If you find yourself in the Upper Rhine valley, don’t forget to pay a visit to Freiburg, the picturesque city at the foothills of the Black Forest. A lively university town whose scholarly tradition dates back to 1457, Freiburg has many assets to charm its visitors: the two town halls, the magnificent Minster, and the burgundy red merchants’ hall to name only a few. But when take a tour of the pedestrianized old town, you will immediately stumble across (and hopefully not into) a unique feature of Freiburg: the Bächle.
There is a network of little canals running through the whole of the old town along the streets, filled with freshwater. These are called the Bächle – “Bach” is the German word for creek and “Bächle” is local dialect for “little creek.” But why do we have those little canals in Freiburg? You could argue that they serve no purpose at all and that they are even a safety hazard for tourists who don’t pay attention and leave Freiburg with wet shoes or a severely sprained ankle. But they are a cherished part of Freiburg’s history and the locals would never dream of filling them in as the Bächle provide a sort of cooling system on hot summer days in the narrow streets which comes in handy in what is after all the hottest and driest part of Germany. The river Dreisam that runs past the old town of Freiburg provides a constant supply for the nearly 10 miles of Bächle.
The origin of the Bächle takes us into the Middle Ages. Some documents mention the little streams as early as 1220, but archeologists have unearthed evidence that the canal network may have existed even right from the start when Freiburg was founded in 1120. They are in fact part of an intricate water supply system that was groundbreaking at the time of its construction. Using both natural and artificially created gradients, the Bächle provided service water for the townsfolk for all kinds of purposes like laundry, extinguishing fires and watering animals. Most medieval cities in Germany relied on wells for fresh water, but this was not feasible in Freiburg: the underground is gravelly and highly permeable which means that the groundwater table is shallow. Therefore, the Freiburg people came up with a highly innovative dual water system: the service water was taken from the Dreisam and directed into the Bächle. Water pipelines brought fresh spring water as drinking water from the hills around Freiburg into the town where people could fetch it from many public and private running wells so that Freiburg enjoyed an unusually good water quality at a time and age when polluted and contaminated drinking water was an enormous issue in most cities and the reason for many diseases and death.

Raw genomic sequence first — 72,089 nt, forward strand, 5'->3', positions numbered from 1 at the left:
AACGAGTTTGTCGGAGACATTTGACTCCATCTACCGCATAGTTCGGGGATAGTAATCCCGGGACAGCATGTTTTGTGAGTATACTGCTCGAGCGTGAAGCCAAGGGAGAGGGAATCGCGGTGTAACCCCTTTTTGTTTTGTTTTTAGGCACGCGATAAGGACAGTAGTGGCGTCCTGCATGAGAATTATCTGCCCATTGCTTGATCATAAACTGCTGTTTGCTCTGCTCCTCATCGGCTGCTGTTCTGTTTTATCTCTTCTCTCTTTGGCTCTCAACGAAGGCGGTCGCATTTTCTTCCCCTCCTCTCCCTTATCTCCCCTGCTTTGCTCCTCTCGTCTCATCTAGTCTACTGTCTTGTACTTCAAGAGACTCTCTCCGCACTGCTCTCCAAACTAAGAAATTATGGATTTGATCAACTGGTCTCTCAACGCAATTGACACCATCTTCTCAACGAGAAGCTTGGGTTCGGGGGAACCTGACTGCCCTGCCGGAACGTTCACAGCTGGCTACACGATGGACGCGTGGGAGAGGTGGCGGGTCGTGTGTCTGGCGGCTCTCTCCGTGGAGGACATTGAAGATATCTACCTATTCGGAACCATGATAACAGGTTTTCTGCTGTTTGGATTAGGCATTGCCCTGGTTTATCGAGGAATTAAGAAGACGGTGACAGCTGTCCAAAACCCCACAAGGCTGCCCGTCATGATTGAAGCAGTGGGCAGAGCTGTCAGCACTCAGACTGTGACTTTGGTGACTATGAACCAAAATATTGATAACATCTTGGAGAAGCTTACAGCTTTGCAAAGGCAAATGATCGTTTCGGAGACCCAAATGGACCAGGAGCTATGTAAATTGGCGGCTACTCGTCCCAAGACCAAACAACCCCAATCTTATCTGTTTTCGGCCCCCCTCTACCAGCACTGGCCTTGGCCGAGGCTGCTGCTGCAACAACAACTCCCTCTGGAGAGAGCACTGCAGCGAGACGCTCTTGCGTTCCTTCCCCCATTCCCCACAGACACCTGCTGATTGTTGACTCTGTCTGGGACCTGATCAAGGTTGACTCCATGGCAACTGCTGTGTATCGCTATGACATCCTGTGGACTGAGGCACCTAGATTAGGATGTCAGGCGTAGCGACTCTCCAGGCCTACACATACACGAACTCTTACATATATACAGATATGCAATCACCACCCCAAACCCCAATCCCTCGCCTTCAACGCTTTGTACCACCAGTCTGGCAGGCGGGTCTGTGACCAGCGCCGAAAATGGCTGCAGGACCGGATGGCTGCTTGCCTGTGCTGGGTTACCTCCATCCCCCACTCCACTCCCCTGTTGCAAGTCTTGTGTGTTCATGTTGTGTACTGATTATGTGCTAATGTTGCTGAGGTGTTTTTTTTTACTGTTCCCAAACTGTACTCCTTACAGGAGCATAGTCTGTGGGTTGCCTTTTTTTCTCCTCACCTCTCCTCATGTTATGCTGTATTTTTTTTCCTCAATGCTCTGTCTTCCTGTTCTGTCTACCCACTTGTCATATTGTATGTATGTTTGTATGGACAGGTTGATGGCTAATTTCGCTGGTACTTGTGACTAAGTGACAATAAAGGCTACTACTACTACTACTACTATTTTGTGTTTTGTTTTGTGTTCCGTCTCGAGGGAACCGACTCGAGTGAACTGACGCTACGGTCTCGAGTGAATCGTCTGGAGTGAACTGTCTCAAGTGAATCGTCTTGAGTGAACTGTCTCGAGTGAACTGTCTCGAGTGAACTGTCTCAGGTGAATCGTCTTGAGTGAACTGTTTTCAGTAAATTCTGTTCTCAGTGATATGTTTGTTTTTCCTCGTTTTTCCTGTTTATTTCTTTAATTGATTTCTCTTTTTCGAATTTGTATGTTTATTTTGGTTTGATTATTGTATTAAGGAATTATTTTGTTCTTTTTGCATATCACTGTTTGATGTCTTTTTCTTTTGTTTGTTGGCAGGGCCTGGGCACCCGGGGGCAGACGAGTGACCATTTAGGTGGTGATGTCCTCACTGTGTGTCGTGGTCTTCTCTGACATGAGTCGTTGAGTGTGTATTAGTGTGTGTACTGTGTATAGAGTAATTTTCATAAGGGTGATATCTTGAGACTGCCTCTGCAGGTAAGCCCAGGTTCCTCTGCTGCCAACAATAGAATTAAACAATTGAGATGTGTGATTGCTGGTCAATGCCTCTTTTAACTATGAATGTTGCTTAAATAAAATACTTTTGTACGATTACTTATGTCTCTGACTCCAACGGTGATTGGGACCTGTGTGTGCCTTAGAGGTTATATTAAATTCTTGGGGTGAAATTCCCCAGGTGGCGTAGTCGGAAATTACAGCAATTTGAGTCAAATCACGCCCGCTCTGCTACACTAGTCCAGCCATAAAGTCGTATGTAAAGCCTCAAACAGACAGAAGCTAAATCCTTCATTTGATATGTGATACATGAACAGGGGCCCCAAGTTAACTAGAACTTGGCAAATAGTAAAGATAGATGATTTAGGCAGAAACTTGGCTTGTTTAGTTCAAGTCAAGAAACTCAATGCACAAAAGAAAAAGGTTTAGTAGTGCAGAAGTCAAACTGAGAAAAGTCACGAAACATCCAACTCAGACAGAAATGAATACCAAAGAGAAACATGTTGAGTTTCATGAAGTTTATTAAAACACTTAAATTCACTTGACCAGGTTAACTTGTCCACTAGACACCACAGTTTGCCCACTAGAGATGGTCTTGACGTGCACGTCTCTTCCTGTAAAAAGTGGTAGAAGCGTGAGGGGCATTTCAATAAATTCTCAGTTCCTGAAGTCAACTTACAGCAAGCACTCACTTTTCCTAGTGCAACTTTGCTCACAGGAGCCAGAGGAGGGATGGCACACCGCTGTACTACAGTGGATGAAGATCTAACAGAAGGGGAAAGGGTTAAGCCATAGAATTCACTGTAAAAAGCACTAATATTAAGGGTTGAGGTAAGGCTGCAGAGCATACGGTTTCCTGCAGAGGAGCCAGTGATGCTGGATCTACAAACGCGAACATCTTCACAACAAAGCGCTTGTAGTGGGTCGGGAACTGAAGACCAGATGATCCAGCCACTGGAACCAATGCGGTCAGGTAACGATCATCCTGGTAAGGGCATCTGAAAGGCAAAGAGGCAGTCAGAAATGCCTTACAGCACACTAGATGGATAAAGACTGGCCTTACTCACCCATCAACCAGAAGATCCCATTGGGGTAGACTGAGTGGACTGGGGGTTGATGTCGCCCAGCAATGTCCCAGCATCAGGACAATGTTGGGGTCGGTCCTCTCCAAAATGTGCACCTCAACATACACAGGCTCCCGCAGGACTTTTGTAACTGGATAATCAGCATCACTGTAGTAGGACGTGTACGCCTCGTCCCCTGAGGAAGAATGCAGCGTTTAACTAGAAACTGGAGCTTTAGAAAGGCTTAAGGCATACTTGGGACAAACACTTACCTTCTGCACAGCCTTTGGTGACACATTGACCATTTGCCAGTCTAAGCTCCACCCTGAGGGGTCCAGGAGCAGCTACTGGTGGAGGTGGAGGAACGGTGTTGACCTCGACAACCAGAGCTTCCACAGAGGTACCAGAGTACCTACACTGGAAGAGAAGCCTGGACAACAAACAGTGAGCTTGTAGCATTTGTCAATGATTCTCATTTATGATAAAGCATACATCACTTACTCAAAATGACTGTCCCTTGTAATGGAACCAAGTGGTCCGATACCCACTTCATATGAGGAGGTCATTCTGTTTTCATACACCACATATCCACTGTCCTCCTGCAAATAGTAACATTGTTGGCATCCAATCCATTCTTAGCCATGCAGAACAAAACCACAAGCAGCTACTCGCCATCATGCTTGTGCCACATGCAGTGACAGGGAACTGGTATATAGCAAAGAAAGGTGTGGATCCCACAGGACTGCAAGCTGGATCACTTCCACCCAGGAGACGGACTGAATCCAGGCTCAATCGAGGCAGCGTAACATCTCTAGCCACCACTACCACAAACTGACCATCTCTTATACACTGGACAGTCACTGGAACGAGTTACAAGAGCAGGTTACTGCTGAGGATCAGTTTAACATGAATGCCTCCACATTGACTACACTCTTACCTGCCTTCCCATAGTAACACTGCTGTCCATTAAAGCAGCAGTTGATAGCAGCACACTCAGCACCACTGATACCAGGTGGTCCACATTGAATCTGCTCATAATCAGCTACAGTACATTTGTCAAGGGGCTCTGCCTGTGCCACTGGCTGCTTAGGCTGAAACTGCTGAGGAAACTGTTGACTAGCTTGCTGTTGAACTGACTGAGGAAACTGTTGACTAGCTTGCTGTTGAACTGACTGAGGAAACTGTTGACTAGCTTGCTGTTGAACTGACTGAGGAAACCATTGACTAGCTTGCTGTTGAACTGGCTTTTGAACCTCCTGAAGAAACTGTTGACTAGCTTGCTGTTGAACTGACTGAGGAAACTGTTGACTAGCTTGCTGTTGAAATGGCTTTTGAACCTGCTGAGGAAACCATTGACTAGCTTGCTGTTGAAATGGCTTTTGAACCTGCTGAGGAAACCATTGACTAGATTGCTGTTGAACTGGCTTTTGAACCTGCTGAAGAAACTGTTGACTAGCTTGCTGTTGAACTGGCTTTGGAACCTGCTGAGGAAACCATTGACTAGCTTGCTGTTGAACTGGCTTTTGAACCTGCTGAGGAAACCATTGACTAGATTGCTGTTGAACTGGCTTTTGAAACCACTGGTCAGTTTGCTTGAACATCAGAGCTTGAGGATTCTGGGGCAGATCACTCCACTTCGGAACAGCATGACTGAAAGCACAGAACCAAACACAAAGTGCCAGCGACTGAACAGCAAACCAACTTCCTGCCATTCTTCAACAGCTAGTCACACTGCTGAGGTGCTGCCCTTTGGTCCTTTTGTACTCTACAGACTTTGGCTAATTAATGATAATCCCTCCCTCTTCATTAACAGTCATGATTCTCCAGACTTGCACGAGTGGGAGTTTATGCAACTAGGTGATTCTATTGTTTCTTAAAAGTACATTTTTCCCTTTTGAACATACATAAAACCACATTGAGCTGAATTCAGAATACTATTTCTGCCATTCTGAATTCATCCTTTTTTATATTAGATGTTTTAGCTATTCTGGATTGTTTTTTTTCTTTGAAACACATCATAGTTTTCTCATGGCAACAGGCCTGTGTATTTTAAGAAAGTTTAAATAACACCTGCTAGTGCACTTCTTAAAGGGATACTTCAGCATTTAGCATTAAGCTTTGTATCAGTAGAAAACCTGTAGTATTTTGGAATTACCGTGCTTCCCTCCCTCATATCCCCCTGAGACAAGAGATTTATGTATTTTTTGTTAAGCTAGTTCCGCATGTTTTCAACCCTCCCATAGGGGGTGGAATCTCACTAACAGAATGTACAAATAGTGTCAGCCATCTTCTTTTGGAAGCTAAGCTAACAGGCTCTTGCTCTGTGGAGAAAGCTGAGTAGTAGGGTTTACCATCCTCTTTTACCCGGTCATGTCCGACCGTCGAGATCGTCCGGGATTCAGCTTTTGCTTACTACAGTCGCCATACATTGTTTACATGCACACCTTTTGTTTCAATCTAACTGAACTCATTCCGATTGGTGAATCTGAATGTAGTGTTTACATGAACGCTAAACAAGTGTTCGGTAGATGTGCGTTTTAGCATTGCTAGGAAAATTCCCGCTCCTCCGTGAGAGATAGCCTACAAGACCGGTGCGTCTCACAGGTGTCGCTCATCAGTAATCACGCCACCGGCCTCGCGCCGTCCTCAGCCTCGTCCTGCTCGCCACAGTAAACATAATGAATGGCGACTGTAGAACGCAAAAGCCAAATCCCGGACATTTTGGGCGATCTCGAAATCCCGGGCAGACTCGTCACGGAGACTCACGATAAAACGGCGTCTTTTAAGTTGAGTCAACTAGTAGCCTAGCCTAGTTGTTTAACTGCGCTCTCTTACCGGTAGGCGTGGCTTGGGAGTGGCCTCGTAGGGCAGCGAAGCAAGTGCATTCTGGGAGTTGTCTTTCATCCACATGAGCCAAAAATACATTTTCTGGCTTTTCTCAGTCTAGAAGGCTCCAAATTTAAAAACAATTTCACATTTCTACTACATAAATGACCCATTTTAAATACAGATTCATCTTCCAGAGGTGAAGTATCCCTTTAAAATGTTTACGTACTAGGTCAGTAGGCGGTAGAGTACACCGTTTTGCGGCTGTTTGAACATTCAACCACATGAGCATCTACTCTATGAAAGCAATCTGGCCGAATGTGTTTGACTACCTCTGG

Ingenious as this dual system was, sewage remained a problem in Freiburg, just like in any other city in the Middle Ages. The Bächle were not meant to be used as sewers and in fact, draconic punishments were handed out to anyone who polluted the little canals. Several bye-laws that were passed over the centuries show how seriously the Freiburg city council took the maintenance of the Bächle. Only under very restricted circumstances and at publicly announced times, the population was allowed to empty garbage into the canals. To this day, the Bächle are maintained and cleaned by the “Bächle-Putzer” (canal cleaners), a highly respected profession in Freiburg. So, for sewage people depended on latrine pits where they disposed of anything from faeces to broken glass. They had to be cleared out regularly which was both a smelly and expensive business. People who were so unlucky as not have access to a latrine pit would throw most of their dirt directly on the street, risking punishment if their garbage ended up in the Bächle. This dilemma was only eventually solved in the 19th century when the first modern sewage system was built, like in so many cities in Germany.
Still, the Bächle and the running wells ensured that medieval Freiburg was undoubtedly a much cleaner and healthier place to live compared to the majority of cities in Germany at the time. Other cities in Germany had (and some still have) Bächle similar to the ones in Freiburg, like for example Villingen or Schwäbisch Gmünd. But in no other city are they so wonderfully maintained and play such an essential part in the city’s tradition as in Freiburg.
Having service water readily available in the city center to extinguish fires was not only a significant advantage in the Middle Ages but also came in very handy in 1944. The British air raid “Operation Tigerfish” on 27 November destroyed most of the old town and caused many fires. If it had not been for the water from the Bächle, historical buildings like the Wentzingerhaus and the merchants’hall would have been lost. After the war, the inhabitants of Freiburg took great care to preserve the Bächle when the old town was rebuilt.
Last but not least: according to local lore you will marry a Freiburger if you accidentally step into a Bächle, so watch out. Although… you could do much worse than ending up living in Freiburg, this charming capital of the Upper Rhine Valley.